Cities Take Creative Recycling Approaches
by Harry Grigorian, Dartmouth College
Cities across the nation are taking innovative approaches to improve the environmental performance of waste management systems, using education, infrastructure, or other ventures to go the extra mile. Some of these creative strategies are universally replicable, while others utilize their local geography, culture, and government to leverage additional capacity for environmental initiatives.
Bordentown, New Jersey, a town of 4,000 residents, recently began a program to compost pizza boxes, a material previously hard to recycle due to contamination by oils and other food scraps. This town observed the contents of their material stream and developed a local end market for an underutilized material type. Bordentown, situated in the central part of the Garden State, considers itself part of the so-called “Pizza Belt,” and thus has a high volume of pizza boxes. These items are large, unwieldy, and difficult to handle from the consumer end of the recycling process. To address this problem, the community designed a program that not only serves the environment by diverting an additional material from the landfill, but also benefits the local community by sourcing a valuable organic material to aid composting processes.
Pizza boxes are donated by local residents and delivered to a storage shed next to the local farmer’s market for local farmers to pick up free of charge and use as supplemental organic material for their composting process. The project is a collaboration between local farmers, the Bordentown Environment Commission, and the city’s “Green Team”—a group dedicated to making Bordentown a more sustainable city. A collection shed—specifically for pizza boxes—sits near the local farmer’s market and “fills up to the brim every ten days,” according to Jeff Tober, the project’s creator. One farmer, Jessica Brandeisky, explained that the process involves combining the laid-out boxes with their organic material. She said that “They slowly break down over time. They put carbon back into the soil. They also feed our earthworms.”
Similarly, San Francisco innovated a low-cost and time-efficient approach to consumer education and business engagement on local recycling rules through their custom sign maker tool. The PDFs are free, downloadable, and printable via the city’s website; these signs clearly and colorfully depict how to dispose of each material type according to the local recycling facility’s accepted material list. Businesses can easily print and post these at no cost—they do not have to be ordered. The site also has a tool for those who want to customize their own sign. Creators can click and drag the materials most commonly disposed of on business signs and add their own text. This allows businesses to create more effective waste and recycling signs that help customers know how to dispose of the specific waste items generated at a location, such as packaging at a restaurant. The signs also come with a built-in Chinese translation which allows for full community engagement.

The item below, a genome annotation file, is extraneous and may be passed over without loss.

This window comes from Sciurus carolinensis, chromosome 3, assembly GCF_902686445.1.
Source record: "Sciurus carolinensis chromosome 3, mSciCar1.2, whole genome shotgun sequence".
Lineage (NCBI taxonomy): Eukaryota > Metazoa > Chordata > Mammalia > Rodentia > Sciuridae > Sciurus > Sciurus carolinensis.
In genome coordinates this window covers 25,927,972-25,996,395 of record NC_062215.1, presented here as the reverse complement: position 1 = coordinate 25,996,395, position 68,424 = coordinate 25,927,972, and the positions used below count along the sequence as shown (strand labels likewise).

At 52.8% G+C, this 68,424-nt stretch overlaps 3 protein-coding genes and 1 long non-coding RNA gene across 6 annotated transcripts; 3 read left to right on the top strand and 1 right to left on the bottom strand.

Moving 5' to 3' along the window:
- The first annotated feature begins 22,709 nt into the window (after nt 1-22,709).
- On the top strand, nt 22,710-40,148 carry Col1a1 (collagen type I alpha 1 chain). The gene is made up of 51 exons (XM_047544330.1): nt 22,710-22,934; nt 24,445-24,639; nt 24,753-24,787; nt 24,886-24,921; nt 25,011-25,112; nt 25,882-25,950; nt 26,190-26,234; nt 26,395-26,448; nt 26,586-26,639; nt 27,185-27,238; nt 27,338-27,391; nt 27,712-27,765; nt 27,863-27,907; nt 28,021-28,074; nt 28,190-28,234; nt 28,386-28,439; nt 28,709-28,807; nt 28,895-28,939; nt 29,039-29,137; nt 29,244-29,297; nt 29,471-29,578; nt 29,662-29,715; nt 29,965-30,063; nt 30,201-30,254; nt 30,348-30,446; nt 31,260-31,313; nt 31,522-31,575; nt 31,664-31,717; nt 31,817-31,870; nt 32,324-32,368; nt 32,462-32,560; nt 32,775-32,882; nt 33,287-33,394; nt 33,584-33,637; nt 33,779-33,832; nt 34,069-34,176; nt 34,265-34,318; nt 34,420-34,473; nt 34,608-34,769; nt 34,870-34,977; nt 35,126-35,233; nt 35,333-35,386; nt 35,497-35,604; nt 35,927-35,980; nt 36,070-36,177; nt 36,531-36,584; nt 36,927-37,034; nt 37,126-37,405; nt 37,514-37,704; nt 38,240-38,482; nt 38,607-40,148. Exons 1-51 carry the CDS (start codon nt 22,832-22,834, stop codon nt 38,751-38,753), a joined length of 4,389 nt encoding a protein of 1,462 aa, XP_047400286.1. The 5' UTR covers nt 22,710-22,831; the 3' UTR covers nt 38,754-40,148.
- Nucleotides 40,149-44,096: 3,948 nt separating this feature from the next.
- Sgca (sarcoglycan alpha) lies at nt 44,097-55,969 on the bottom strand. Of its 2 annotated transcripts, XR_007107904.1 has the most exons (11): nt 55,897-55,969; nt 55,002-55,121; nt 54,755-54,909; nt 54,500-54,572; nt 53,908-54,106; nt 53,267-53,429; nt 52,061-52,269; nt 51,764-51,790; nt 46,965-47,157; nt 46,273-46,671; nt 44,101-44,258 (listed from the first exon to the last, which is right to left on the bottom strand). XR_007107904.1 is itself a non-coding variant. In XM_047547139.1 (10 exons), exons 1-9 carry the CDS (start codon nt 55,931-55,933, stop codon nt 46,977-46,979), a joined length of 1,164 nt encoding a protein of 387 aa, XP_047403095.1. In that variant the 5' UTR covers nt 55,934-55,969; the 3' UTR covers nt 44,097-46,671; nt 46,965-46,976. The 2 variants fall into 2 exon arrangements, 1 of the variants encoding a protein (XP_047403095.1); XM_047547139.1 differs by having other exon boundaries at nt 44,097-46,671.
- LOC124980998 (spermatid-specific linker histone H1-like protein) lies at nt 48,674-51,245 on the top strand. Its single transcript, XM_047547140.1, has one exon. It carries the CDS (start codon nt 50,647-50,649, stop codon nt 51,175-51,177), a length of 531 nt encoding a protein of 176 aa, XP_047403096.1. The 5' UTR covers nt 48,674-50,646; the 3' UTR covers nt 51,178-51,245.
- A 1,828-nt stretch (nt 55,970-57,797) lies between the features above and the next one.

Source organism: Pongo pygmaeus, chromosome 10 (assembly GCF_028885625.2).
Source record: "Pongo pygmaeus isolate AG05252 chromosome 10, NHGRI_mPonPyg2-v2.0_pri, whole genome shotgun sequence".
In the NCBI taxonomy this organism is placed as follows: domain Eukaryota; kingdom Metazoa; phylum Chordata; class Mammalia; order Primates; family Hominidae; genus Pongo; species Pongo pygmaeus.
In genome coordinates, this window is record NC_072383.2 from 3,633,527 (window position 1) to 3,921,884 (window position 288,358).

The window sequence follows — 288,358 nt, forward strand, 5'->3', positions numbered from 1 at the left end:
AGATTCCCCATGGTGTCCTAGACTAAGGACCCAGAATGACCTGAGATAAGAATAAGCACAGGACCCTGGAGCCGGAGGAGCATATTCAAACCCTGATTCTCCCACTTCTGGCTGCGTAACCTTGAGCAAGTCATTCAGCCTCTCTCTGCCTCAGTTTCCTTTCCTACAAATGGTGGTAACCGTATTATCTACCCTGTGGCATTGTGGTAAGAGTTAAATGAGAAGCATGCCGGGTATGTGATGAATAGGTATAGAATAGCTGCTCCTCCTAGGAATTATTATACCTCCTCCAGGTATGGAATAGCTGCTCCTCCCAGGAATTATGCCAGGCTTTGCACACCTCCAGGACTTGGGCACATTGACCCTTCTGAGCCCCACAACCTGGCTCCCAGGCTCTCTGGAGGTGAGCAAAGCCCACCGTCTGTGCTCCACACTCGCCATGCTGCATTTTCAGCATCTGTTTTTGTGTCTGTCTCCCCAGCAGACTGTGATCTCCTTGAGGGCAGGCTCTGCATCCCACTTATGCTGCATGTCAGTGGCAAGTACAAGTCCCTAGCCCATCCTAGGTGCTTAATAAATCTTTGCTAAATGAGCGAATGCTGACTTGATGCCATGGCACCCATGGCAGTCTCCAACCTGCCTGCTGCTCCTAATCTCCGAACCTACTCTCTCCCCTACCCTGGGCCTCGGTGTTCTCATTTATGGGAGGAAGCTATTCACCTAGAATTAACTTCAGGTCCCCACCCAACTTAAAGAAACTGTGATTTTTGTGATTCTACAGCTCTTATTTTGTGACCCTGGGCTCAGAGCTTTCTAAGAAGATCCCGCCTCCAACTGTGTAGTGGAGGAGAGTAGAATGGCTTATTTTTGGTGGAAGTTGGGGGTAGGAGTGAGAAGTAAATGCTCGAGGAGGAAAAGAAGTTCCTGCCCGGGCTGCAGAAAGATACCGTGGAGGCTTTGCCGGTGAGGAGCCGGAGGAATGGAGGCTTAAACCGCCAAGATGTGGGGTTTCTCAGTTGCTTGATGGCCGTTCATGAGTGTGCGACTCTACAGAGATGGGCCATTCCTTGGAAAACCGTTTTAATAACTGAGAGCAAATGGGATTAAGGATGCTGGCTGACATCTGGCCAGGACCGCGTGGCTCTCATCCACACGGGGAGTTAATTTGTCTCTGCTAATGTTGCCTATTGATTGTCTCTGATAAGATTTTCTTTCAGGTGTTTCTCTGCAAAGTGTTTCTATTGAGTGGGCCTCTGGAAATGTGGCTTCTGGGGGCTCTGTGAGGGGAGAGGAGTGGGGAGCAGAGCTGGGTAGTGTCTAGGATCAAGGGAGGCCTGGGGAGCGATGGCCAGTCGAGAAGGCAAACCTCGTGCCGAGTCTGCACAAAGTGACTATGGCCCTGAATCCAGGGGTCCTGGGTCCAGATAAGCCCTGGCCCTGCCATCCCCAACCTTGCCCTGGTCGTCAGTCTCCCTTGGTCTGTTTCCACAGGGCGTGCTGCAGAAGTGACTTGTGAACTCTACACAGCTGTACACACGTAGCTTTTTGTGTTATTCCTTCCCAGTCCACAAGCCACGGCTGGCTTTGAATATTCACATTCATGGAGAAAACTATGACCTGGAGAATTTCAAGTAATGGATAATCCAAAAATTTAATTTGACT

Lastly, Seattle developed an app to support city-wide education on recycling rules and schedules and provide feedback to local recycling programs. The app, “Recycle It,” allows users to check their waste and recycling collection times, set collection reminders, file missed collection reports, and engage with the city’s recycling program in other ways. Their app is available for both iPhones and Androids and has a 4.8 and 4.9 rating on those platforms.
Farmer partnerships for pizza box composting, customizable recycling labels, and educational apps are all innovative programs developed by cities to either directly divert materials from the landfill or educate the community on how to recycle right. SWEEP’s certification program encourages these initiatives through its Innovation Credits: The Innovation Credits “[refer] to practices or actions not necessarily outlined in the 5 core Performance Categories (SMMP, WGP, Collection, and PCR and PCD), but demonstrate exemplary performance within solid waste policy, generation, collection, and/or recovery processing and disposal.” These are programs that go above and beyond the practices of most cities in the United States. No matter the size—a small town like Bordentown or an urban metropolis like Seattle or San Francisco—a local government can implement programs to address inefficiencies in waste management unique to their community, and the SWEEP program will encourage and reward their innovation.
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